Without cooking, an average person would have to eat around five kilos of raw food to get enough calories to survive. The daily mountain of fruit and vegetables would mean a six-hour chewing marathon. It is already accepted that the introduction of meat into our ancestors’ diet caused their brains to grow and their intelligence to increase. Meat – a more concentrated form of energy – not only meant bigger brains for our ancestors, but also an end to the need to devote nearly all their time to foraging to maintain energy levels. As a consequence, more time was available for social structure to develop.
Harvard Professor Richard Wrangham believes there is more to it than simply discovering meat. He thinks that it is not so much a change in the ingredients of our diet, but the way in which we prepare them that has caused the radical evolution of our species. “I think cooking is arguably the biggest increase in the quality of the diet in the whole of the history of life,” he says. “Our ancestors most probably dropped food in fire accidentally. They would have found it was delicious and that set us off on a whole new direction.” To understand how and when our bodies changed, we need to take a closer look at what our ancestors ate by studying the fossil records.
Our earliest ancestor was the ape-like Australopithecus. Australopithecus had a large belly containing a big large-intestine, essential to digest the robust plant matter, and had large, flat teeth which it used for grinding and crushing tough vegetation. Nonetheless, it was Australopithecus that moved out of the trees and onto the African savannah, and started to eat the animals that grazed there. And it was this change of habitat, lifestyle and diet that also prompted major changes in anatomy. The eating of meat ties in with an evolutionary shift 2.3 million years ago resulting in a more human-looking ancestor with sharper teeth and a 30% bigger brain, called Homo habilis.
The most momentous shift however, happened 1.8 million years ago when Homo erectus – our first “truly human” ancestor arrived on the scene. Homo erectus had an even bigger brain, smaller jaws and teeth. Erectus also had a similar body shape to us. Shorter arms and longer legs appeared, and gone was the large vegetable-processing gut, meaning that Erectus could not only walk upright, but could also run. He was cleverer and faster, and – according to Professor Wrangham – he had learned how to cook. “Cooking made our guts smaller,” he says. “Once we cooked our food, we didn’t need big guts. “They’re costly in terms of energy. Individuals that were born with small guts were able to save energy, have more babies and survive better.”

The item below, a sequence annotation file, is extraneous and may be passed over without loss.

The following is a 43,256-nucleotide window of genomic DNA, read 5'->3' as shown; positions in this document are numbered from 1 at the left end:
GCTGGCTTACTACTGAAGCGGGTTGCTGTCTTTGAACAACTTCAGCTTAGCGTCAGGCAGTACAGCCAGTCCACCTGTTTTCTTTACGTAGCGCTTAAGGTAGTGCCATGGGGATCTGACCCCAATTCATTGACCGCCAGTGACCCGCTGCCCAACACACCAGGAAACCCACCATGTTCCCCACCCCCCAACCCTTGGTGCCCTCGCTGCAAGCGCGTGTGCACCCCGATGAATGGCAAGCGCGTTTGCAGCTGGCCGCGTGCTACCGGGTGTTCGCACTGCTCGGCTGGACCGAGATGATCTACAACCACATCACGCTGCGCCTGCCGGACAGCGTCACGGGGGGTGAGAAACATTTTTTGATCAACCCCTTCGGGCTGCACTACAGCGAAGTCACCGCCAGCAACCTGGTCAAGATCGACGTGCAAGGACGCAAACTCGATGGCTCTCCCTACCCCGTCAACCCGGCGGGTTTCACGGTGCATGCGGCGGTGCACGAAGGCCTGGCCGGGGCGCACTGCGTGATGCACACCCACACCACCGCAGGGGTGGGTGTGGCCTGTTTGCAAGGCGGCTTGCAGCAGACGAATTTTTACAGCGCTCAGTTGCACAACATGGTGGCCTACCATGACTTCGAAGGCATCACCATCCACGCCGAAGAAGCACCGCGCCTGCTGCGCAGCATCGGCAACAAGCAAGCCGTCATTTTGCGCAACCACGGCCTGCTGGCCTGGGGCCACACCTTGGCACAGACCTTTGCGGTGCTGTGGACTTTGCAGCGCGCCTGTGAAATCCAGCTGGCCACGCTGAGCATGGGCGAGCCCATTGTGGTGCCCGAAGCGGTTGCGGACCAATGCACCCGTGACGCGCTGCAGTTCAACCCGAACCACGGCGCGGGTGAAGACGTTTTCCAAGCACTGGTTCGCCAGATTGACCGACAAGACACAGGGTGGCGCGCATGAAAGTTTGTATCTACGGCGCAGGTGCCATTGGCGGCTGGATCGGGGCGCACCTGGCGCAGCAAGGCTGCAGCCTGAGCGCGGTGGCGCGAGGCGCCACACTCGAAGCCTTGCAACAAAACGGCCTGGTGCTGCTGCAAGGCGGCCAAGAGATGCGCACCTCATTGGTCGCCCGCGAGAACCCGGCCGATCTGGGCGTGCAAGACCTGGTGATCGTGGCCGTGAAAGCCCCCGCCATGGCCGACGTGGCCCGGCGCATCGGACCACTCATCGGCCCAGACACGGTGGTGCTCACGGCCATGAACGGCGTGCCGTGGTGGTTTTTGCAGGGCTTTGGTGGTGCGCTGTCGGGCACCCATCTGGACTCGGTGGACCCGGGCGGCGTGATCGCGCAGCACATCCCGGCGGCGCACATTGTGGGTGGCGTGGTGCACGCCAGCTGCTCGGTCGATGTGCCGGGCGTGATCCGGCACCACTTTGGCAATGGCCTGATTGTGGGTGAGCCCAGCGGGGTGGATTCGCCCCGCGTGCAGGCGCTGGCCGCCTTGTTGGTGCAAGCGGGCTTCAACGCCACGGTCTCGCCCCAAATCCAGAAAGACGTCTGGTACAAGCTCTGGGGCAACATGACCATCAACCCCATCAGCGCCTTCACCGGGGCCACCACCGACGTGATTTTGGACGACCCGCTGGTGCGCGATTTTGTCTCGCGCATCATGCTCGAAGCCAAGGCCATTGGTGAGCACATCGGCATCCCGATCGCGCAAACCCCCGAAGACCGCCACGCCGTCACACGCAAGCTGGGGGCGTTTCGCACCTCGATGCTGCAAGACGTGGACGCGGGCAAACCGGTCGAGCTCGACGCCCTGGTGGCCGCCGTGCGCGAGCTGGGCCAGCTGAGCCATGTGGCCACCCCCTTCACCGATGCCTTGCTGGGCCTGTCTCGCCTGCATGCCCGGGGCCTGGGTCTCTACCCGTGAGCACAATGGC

Professor Peter Wheeler from Liverpool John Moores University and his colleague, Leslie Aiello, think it was this change in our digestive system that specifically allowed our brains to get larger. Cooking food breaks down its cells, meaning that our stomachs need to do less work to liberate the nutrients our bodies need. This, says Wheeler, “freed up energy which could then be used to power a larger brain. The increase in brain-size mirrors the reduction in the size of the gut.” Significantly Wheeler and Aiello found that the reduction in the size of our digestive system was exactly the same amount that our brains grew by – 20%.
Professor Stephen Secor at the University of Alabama found that not only does cooked food release more energy, but the body uses less energy in digesting it. He uses pythons as a model for digestion as they stay still for up to six days while digesting a meal. This makes them the perfect model as the only energy they expend is on digestion. His research shows that pythons use 24% less energy digesting cooked meat, compared with raw. So being human might all be down to energy.
Cooking is essentially a form of pre-digestion, which has transferred energy use from our guts to our brains. According to Professors Wheeler and Wrangham and their colleagues, it is no coincidence that humans – the cleverest species on earth – are also the only species that cooks.